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Schools Experience Low Attendance Across The Country

   DailyWire.com
Chicago Students Return To School After City Reaches Deal With Teachers Union CHICAGO, ILLINOIS - JANUARY 12: Students arrive for classes at A. N. Pritzker elementary school on January 12, 2022 in Chicago, Illinois. Students in Chicago public schools are returning to school today after having had all classes canceled for the past six days as the city sparred with the teacher's union over COVID-19 safety measures. (Photo by Scott Olson/Getty Images) Scott Olson / Staff
Scott Olson/Getty Images

Schools are experiencing an increase in students staying home from school, pointing to concerns over COVID-19 as the Biden administration attempts to keep kids in schools.

Authorities have said that lots of K-12 students are either home sick with COVID-19 or being kept out of school by parents who are worried. Remote teaching is frequently no longer an option for kids who stay home, meaning teachers will likely have lots of kids who will be behind in their classwork when they come back to school.

The Wall Street Journal reported, “New York City, the nation’s largest school district, saw its overall attendance rate fall below 70% when classes resumed after the winter holidays, far beneath the district’s pre-pandemic average of over 91% students at school each day. Many students missed class because of fears of contracting the virus or because they or a family member had tested positive, teachers said.”

The outlet added that Boston Public Schools attendance has been around 70% since the end of the winter recess, according to officials. Before the winter break, attendance was around 90%.

Around two-thirds of public school students in Chicago were in class on January 3 after winter recess, and those numbers went up to 72% the following day. “By comparison, attendance was about 85% during the last week of school before winter break and historically has been above 90%, according to the school district,” the Journal noted.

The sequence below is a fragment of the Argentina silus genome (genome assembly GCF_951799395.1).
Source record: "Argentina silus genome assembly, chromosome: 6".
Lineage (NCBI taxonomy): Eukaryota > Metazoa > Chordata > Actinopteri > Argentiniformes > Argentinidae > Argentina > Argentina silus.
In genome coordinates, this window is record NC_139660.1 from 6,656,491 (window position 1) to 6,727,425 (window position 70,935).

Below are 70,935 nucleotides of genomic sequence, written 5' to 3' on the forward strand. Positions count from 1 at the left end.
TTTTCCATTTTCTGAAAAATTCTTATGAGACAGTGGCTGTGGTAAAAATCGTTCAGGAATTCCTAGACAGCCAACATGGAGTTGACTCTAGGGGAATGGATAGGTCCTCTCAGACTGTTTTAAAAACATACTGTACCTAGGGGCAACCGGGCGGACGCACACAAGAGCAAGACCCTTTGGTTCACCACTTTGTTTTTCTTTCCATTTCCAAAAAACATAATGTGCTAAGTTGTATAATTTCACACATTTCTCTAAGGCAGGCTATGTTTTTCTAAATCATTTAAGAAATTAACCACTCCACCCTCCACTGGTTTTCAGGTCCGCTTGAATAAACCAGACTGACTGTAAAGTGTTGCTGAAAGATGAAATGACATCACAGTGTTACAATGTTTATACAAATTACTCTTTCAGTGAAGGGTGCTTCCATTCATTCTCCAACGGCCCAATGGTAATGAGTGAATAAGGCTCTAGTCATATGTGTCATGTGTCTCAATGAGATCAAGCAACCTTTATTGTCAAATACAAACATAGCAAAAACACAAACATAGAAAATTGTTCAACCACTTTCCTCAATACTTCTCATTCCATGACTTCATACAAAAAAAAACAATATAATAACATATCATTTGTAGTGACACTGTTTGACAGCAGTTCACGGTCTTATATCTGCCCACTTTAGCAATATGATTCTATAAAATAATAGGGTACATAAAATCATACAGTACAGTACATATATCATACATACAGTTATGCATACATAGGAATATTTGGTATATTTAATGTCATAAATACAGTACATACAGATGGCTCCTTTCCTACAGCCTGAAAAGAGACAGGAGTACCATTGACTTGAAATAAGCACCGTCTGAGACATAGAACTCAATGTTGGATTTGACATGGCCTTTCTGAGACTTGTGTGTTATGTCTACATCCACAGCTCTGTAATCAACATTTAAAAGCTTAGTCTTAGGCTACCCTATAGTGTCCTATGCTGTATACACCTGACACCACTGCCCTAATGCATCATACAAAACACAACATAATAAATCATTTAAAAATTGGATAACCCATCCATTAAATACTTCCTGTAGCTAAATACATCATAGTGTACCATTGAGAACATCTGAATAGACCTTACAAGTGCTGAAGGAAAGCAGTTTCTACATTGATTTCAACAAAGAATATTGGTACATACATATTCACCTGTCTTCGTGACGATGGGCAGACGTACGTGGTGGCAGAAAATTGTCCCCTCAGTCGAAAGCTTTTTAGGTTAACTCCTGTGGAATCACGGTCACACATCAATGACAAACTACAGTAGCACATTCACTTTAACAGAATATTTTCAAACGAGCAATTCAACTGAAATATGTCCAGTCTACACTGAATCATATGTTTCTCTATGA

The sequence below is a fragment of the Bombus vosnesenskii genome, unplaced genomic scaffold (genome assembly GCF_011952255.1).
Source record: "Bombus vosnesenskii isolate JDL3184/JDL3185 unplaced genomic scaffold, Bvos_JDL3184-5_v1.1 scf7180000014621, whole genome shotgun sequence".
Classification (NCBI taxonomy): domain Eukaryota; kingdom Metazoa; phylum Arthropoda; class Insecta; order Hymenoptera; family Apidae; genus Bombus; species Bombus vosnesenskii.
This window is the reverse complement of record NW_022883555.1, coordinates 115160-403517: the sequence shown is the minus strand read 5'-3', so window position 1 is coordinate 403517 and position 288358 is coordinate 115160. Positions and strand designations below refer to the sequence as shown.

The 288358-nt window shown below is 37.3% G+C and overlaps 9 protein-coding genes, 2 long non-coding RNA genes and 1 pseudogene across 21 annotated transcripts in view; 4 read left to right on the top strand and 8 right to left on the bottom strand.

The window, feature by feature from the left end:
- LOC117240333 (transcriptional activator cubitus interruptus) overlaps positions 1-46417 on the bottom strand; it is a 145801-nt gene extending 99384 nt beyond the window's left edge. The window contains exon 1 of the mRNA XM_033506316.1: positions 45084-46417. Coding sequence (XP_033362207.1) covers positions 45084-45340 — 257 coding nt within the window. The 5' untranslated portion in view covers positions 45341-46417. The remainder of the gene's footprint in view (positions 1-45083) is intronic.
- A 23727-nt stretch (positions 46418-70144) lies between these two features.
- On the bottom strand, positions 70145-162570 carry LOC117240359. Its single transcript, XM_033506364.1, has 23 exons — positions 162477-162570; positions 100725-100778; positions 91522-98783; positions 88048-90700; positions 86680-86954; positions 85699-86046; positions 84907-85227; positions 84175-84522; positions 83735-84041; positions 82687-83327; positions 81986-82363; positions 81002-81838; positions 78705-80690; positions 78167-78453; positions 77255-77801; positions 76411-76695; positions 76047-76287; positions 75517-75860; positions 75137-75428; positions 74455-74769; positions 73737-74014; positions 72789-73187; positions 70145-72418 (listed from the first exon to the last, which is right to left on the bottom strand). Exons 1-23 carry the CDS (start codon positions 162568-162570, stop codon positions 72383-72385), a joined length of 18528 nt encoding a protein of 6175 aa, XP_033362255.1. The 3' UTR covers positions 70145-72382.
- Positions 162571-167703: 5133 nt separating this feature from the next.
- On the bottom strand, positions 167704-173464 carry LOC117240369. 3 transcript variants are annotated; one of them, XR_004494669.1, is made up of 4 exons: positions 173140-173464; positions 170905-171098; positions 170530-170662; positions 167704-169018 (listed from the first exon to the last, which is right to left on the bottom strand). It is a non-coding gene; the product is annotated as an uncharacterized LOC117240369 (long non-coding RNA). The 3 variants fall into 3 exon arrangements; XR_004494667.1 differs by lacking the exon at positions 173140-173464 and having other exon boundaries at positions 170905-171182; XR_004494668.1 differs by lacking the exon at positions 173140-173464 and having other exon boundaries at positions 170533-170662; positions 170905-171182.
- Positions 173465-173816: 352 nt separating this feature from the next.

“In Rochester, N.Y., public school attendance last week ranged from 61% to 66%, according to school district data,” per the outlet. Only 44% of students at one high school were in class on January 3, and barely half went to school at an elementary school, Superintendent Lesli Myers-Small reportedly said at a school board meeting on January 4. The school district ended up moving to remote learning on a temporary basis.

Low attendance numbers add to the issues that schools face, including teacher shortages.

“In Dallas, teacher and school staff absences are up but remain at the high end of normal levels, officials say.” School authorities in Albuquerque, New Mexico, noted that student attendance was probably lower than typical numbers, but the district hasn’t been able to obtain full information due to a lack of administrative staff.

Getting kids to school — and keeping them in class — has been a key issue for many areas that are beginning to notice the negative impact of remote learning on children’s education and mental health.

The Biden administration announced Wednesday that it is going to offer tests to schools beginning this month to help with supply issues and support schools reopening, per The Associated Press.

The White House will apportion a supply of 5 million rapid tests and 5 million PCR tests.

The move comes after Chicago Public Schools shut down for several days as the teachers union pressed for more COVID-19 measures.

The Daily Wire reported on Tuesday that the school district and the teachers union reached an agreement following days of standoff between the two as teachers refused to work.

The Washington Post reported that Mayor Lori Lightfoot (D) told reporters that Chicago would broaden testing and build up contact tracing. They will also provide standards for shutting down schools with outbreaks. The Chicago Teachers Union’s members had discussed worries and fear over contracting the coronavirus in school.

Teachers in Chicago have been pushing for more safety conditions in the schools, like KN95 masks for teachers and students, testing to happen more often, and the ability to take unpaid leave if a worker’s medical situation makes them high-risk if they get COVID-19. Teachers also put forward standards for stopping in-person teaching in the midst of virus outbreaks.

The deal also allows schools to go remote if 25% of the workers test positive for COVID-19, per Fox News.

At a press conference, Lightfoot said, “No one’s more frustrated than I am. We should have stayed at the table and worked this out. That’s why I said early on ‘enough is enough’ and drew the line. This was not necessary to happen.”

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